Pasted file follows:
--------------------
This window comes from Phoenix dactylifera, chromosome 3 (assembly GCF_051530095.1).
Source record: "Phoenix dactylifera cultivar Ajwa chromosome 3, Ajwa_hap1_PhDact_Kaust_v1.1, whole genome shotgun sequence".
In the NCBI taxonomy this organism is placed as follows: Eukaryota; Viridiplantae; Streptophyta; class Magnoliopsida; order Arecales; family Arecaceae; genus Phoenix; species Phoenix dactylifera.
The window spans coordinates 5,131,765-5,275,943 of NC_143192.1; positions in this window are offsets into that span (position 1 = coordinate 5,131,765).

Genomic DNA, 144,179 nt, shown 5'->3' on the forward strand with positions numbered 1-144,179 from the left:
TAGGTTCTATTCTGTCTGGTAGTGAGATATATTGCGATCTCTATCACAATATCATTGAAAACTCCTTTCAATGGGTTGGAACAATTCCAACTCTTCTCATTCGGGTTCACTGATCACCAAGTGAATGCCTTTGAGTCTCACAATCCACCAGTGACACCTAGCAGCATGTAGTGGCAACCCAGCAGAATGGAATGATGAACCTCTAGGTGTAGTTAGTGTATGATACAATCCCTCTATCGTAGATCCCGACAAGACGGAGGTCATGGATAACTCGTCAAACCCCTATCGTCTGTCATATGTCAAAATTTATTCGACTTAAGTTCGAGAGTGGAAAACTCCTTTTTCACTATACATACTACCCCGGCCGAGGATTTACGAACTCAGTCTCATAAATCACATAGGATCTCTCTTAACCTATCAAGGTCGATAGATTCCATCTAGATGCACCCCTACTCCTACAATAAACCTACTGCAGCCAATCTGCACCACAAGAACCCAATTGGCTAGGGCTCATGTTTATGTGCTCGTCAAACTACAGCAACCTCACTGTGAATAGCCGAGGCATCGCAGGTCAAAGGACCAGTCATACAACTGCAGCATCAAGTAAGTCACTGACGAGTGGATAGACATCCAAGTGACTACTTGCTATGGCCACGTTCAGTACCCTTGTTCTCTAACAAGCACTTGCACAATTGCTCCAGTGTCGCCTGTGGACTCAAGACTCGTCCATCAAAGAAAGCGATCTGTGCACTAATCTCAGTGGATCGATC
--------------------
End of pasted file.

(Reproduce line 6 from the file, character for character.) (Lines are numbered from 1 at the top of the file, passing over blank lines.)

TAGGTTCTATTCTGTCTGGTAGTGAGATATATTGCGATCTCTATCACAATATCATTGAAAACTCCTTTCAATGGGTTGGAACAATTCCAACTCTTCTCATTCGGGTTCACTGATCACCAAGTGAATGCCTTTGAGTCTCACAATCCACCAGTGACACCTAGCAGCATGTAGTGGCAACCCAGCAGAATGGAATGATGAACCTCTAGGTGTAGTTAGTGTATGATACAATCCCTCTATCGTAGATCCCGACAAGACGGAGGTCATGGATAACTCGTCAAACCCCTATCGTCTGTCATATGTCAAAATTTATTCGACTTAAGTTCGAGAGTGGAAAACTCCTTTTTCACTATACATACTACCCCGGCCGAGGATTTACGAACTCAGTCTCATAAATCACATAGGATCTCTCTTAACCTATCAAGGTCGATAGATTCCATCTAGATGCACCCCTACTCCTACAATAAACCTACTGCAGCCAATCTGCACCACAAGAACCCAATTGGCTAGGGCTCATGTTTATGTGCTCGTCAAACTACAGCAACCTCACTGTGAATAGCCGAGGCATCGCAGGTCAAAGGACCAGTCATACAACTGCAGCATCAAGTAAGTCACTGACGAGTGGATAGACATCCAAGTGACTACTTGCTATGGCCACGTTCAGTACCCTTGTTCTCTAACAAGCACTTGCACAATTGCTCCAGTGTCGCCTGTGGACTCAAGACTCGTCCATCAAAGAAAGCGATCTGTGCACTAATCTCAGTGGATCGATC